Born: 7 February, 1923, in Southport, Lancashire. Died: 23 July, 2014, in Sussex, aged 91
Dora Bryan was identified by the public as the scatty blond with a heavy Lancashire accent and a good line in comedy. She certainly was all that, but much more too, as Bryan was an actress of much subtlety who played, with distinction, serious and demanding roles that marked her out as an accomplished performer. Her career on stage varied from impressive appearances in the West End in Hello Dolly! to a powerful performance as the overbearing proprietor in Harold Pinter’s The Birthday Party at the National Theatre – for which she won an Olivier Award. On television she was seen in a host of shows, from Absolutely Fabulous to playing Ros Utterthwaite in 50 episodes of the Last of the Summer Wine.
Her versatility was ably demonstrated when she came to the Edinburgh Festival of 1965 in a production by Frank Dunlop of Shaw’s Too Good To Be True. Bryan led an impressive cast that included George Cole, Alastair Sim and James Bolam, gaining such praise that the production transferred immediately to London. Bryan adopted a cackling, high-pitched drawl for the role of Nurse Sweetie that puzzled two ladies from Morningside. One said to her companion: “Do you think that’s her – the one dressed as a nurse?” “No”, came the answer, “That’s not her. She usually sings when she comes on.”
Dora May Broadbent was brought up in Oldham with a mother who was a driving force in her early life. At 12 Bryan was in a dance troupe and at that age made her stage debut in a pantomime at the King’s Theatre, Glasgow. Three years later she was in a pantomime at the London Hippodrome. Her mother decided she would not make it as a dancer so for five years Bryan worked backstage at the Oldham Repertory Theatre.
During the Second World War she performed in Italy with Ensa entertaining the troops, then made her official debut in a straight play in the West End hit thriller Gaslight. She was often cast in the fashionable revues that were then popular in London. She changed her name to Bryan and made a particular mark in the light-hearted The Lyric Revue, which also starred Ian Carmichael.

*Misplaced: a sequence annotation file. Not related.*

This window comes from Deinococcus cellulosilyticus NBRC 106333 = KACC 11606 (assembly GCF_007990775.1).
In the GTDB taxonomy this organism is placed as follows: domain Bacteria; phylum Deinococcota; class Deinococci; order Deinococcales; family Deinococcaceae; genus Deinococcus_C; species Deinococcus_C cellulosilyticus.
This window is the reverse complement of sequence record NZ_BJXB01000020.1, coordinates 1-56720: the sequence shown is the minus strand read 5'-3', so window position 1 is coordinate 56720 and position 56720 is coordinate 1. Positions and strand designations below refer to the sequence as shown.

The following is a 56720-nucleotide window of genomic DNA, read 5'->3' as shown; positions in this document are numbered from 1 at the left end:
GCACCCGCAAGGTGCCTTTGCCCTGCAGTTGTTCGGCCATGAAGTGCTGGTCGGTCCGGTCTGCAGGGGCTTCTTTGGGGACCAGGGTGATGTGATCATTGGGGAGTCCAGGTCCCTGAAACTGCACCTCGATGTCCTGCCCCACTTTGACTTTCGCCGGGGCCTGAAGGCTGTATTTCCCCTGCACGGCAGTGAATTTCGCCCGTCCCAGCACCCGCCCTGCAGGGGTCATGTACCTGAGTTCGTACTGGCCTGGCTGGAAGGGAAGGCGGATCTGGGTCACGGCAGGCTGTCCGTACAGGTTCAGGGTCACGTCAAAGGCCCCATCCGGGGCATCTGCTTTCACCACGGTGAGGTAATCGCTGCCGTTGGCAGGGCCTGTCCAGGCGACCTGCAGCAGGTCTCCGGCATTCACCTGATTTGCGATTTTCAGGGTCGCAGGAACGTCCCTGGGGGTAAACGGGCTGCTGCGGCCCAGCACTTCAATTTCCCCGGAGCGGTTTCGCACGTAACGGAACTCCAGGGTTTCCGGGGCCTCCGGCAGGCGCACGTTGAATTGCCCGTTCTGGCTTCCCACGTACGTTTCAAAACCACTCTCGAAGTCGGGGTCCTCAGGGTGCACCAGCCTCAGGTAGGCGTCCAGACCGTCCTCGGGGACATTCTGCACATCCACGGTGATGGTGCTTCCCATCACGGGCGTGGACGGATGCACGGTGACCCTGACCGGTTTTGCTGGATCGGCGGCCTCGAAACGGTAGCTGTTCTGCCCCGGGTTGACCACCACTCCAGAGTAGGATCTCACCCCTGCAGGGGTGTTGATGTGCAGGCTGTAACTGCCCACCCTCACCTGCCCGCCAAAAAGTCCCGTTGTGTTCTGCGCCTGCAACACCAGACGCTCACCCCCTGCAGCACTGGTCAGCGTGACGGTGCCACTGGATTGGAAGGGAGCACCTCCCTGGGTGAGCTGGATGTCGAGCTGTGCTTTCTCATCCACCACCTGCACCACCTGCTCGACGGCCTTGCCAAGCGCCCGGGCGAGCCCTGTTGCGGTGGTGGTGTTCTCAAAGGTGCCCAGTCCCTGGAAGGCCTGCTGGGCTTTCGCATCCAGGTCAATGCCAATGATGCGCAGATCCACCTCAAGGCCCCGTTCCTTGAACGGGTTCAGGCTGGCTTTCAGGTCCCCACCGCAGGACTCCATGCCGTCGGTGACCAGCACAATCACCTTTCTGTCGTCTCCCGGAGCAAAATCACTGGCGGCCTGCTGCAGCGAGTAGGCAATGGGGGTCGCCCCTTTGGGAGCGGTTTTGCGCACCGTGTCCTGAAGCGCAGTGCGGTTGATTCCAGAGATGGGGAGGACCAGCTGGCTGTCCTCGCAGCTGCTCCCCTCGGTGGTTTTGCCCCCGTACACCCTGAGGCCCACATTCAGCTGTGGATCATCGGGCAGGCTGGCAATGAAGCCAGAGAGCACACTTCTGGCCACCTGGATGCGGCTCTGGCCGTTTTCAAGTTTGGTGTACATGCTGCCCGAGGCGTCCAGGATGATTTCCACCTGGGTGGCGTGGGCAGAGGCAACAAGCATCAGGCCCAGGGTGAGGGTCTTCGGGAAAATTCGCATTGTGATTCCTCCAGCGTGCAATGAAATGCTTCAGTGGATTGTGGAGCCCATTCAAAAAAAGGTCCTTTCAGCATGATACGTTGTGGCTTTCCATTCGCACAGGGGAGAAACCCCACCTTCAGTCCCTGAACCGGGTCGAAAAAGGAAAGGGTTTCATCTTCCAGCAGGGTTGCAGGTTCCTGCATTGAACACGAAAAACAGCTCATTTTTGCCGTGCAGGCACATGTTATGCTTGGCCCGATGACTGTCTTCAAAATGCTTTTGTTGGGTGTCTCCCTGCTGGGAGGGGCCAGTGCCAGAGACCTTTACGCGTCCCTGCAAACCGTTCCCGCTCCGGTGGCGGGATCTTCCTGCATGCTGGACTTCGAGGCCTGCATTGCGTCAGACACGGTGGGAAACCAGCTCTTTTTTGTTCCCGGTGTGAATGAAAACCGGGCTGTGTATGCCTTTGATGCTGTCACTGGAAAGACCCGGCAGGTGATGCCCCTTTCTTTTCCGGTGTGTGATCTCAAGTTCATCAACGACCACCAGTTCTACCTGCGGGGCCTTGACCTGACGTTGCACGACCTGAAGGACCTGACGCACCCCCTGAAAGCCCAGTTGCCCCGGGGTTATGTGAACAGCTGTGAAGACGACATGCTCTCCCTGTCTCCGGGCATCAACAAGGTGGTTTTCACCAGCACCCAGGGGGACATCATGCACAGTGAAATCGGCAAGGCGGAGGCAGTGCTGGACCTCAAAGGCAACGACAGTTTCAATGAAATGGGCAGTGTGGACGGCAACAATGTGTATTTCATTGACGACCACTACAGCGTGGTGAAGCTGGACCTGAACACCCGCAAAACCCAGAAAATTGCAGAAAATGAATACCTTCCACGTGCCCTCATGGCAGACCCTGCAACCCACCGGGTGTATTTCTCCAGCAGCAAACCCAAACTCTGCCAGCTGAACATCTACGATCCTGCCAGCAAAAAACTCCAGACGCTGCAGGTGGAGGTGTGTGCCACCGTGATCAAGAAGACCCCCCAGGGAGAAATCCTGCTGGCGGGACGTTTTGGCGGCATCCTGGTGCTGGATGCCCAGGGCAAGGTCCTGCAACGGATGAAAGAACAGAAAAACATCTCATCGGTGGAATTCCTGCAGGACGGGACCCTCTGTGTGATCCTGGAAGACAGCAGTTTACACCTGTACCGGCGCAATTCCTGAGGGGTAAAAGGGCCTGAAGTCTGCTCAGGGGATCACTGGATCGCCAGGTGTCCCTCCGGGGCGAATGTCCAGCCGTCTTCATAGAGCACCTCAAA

Bryan was much in demand in the West End for musicals, many of which toured Scotland. In 1962 she was in Gentlemen Prefer Blondes and later starred in Hello Dolly! at the Theatre Royal, Drury Lane, for five years from 1966 and made her Broadway debut as Mrs Pearce opposite Peter O’Toole in Pygmalion.
She made many movies – an early eye-catching performance was as a tart in The Blue Lamp in 1950.
After several Carry On films she was acclaimed for her realisation of the drunken mother in A Taste of Honey. Tony Richardson’s direction of the original play lost nothing when he brought a real gritty earthiness to the movie. For her stark and vicious performance as the bitter mother, Bryan won the Bafta Best Actress Award while her co-star, Rita Tushingham, who played the sulky rebel teenager, was the Most Promising Newcomer.
Bryan’s personal life was dogged with tragedy – despite a long and happy marriage to the cricketer Bill Lawton. The two ran a hotel in Hove and Bryan became great friends with fellow Brighton resident Laurence Olivier. Bryan suffered several nervous breakdowns, the first in 1957, and lost three children at birth – two of her adopted children also caused problems and her husband suffered from Alzheimer’s disease. On top of all these domestic pressures Bryan suffered with a drink problem and found solace in religion. She starred with Cliff Richard in a film promoting “love and family life” for Billy Graham in which she pledged herself to Christ.
Bryan continued to perform in pantomimes then, in 1996, she was cast at the National Theatre as Meg in The Pinter’s Birthday Party.
The role of the lonely, remote boarding house owner struck a chord with Bryan who delivered a startling performance.
Bryan was a survivor and she carried on working to become a great favourite on Last of the Summer Wine. She also appeared in memorable episodes of Heartbeat, Midsummer Murders, Dinnerladies and Absolutely Fabulous, heroically playing June Whitfield’s batty friend Dolly.
As if to underline her zaniness and love of variety, in 1963 she released a single – All I Want For Christmas Is a Beatle. It was voted Best Bad Record on Top of the Pops and was a hit.
Bryan was awarded an OBE in 1996 and published her autobiography, According to Dora, in 1987. Her husband Bill Lawton died in 2008, and she is survived by two sons.